Tuesday, September 25, 2018

Korsgaard 01: On Instrumental Rationality

Assume that you had, as an end or goal, to learn a new language. You judge that a satisfactory way to learn a language is to enroll in an online course. Why should you enroll in the online course? Just because something is a means to an end, why should that be a reason to do it?

A participant in a discussion elsewhere has directed me to The Normativity of Instrumental Reason by Christine M. Korsgaard. This is the reason why I posted How Desires Work in my previous posting. Korsgaard argued extensively against the Humean theory of reasons. Hume’s theory is nearly 300 years old and I sought to present a more modern alternative.

Here, I want to address Korsgaard more directly.

Korsgaard answers this question of why one ought to perform the means to an end by saying that, first, one needs to endorse the end as a legitimate end. If the end is merely something desired or, worse, the result of fear or depression, then it does not provide a reason to pursue the means. One must assign an “ought” to the end. Then the “ought” can be transferred to the means to that end.

This goes against the Humean way of understanding things. On the Humean model, desires identify ends. The desire to learn a foreign language itself is an end and is sufficient to provide a reason to enroll in the course. Note that I said, “a reason”. There may also be reasons not to. Money. Time. One may lack the ability and experience only frustration in the attempt. But the desire provides “a reason”.

According to Korsgaard, this move violates Hume’s own “law” that one cannot derive an “ought” from an “is”. One must first “ought” (normalize - convert into a norm or make into a personal law) the end before one can “ought” (normalize) the means to that end. That is where the endorsement of the end comes from.

In response, it seems to me that this significantly over-intellectualizes action. An animal with an aversion to pain has a reason to avoid the fire without having to “normalize” the aversion to pain. It is simply in virtue of having the aversion that one has a reason to avoid pain. It is merely in virtue of being hungry that one has a reason to eat; in wanting sex that one has a reason to seek sex. Again, I said “a reason” - he may also have reasons not to.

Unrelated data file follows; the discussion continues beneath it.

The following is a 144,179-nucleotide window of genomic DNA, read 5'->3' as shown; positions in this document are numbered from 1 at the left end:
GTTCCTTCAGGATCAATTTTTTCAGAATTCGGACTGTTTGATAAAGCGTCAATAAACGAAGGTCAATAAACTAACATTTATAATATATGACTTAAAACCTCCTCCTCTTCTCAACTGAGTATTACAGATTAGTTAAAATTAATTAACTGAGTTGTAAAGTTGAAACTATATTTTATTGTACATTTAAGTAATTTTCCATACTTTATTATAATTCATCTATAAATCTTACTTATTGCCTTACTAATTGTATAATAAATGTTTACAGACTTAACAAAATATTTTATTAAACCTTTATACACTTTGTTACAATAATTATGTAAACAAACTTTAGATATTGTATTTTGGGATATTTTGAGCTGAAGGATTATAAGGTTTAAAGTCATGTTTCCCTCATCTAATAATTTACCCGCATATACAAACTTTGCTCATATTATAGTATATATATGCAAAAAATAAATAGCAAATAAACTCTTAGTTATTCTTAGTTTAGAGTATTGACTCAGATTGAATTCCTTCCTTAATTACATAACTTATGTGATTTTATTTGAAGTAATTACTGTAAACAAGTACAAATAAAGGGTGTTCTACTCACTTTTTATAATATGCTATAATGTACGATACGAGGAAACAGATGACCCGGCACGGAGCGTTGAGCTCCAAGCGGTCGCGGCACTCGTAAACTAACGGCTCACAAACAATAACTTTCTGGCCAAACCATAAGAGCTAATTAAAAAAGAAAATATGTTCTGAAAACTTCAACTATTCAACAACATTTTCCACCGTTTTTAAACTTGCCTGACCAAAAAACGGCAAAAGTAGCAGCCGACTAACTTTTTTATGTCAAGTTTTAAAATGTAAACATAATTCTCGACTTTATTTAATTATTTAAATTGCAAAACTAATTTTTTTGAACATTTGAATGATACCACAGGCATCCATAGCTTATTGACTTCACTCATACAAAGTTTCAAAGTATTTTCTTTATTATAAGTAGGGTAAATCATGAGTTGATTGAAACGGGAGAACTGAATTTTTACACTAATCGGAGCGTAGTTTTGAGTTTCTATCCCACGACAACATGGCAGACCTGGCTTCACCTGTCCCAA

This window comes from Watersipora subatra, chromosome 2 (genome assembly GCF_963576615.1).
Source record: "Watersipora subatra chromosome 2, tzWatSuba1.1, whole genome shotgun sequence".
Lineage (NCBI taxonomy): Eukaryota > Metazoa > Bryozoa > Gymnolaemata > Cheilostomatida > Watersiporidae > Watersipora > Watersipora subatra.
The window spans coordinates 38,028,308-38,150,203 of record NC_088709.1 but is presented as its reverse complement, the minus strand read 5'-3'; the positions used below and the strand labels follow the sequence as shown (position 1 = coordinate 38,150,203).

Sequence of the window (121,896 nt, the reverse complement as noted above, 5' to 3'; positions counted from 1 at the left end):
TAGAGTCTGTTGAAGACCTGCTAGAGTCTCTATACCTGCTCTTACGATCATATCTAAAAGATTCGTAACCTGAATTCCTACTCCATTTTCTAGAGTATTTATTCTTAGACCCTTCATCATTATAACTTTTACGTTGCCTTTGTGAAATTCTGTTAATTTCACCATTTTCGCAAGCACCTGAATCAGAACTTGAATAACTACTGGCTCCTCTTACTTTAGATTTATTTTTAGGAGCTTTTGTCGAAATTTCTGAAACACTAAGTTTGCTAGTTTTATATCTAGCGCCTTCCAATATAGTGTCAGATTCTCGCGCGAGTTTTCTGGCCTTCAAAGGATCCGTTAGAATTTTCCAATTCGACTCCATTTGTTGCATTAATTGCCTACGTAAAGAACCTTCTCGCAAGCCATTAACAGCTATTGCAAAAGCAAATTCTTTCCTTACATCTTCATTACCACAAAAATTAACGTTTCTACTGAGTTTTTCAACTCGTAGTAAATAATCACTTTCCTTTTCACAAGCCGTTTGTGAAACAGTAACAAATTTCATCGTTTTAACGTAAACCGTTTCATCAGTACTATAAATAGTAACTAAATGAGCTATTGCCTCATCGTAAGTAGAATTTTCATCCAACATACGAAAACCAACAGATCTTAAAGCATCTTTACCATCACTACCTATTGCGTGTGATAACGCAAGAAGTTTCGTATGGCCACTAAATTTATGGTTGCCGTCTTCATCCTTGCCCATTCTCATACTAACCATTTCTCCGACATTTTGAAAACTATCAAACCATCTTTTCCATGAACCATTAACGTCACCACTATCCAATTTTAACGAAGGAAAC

Another way in which this over-intellectualizes action can be demonstrated by looking at more common actions. I am thirsty and decide to get a soda from the refrigerator. First, do I need to normalize thirst? Can it not be the case that my reason to go to the refrigerator is quite like the deer’s reason to walk to the stream?

It is also the case that my going to the refrigerator, getting a soda, and drinking it requires a number of actions. I must walk to the refrigerator, putting one foot in front of another, stepping around the backpack I had set on the floor, open the refrigerator door by applying just enough force on the door to open it without flinging it open, direct my hand and fingers to grasp the can, open it, pour its contents into my mouth, and swallow. Each of these actions can be further broken down.

Two things to note about these actions is that they serve ends other than quenching my thirst. There are interests served by not opening the refrigerator door too quickly, going to the refrigerator for a soda rather than the cupboard (where I keep a spare six-pack) or to the convenience store across the street. There are additional ends involved in getting a soda rather than water or orange juice, walking rather than running or bunny-hopping into the kitchen, and the like. I have a great many ends to normalize to get my drink. And I do all of this while my mind is busy outlining the next few paragraphs of this post.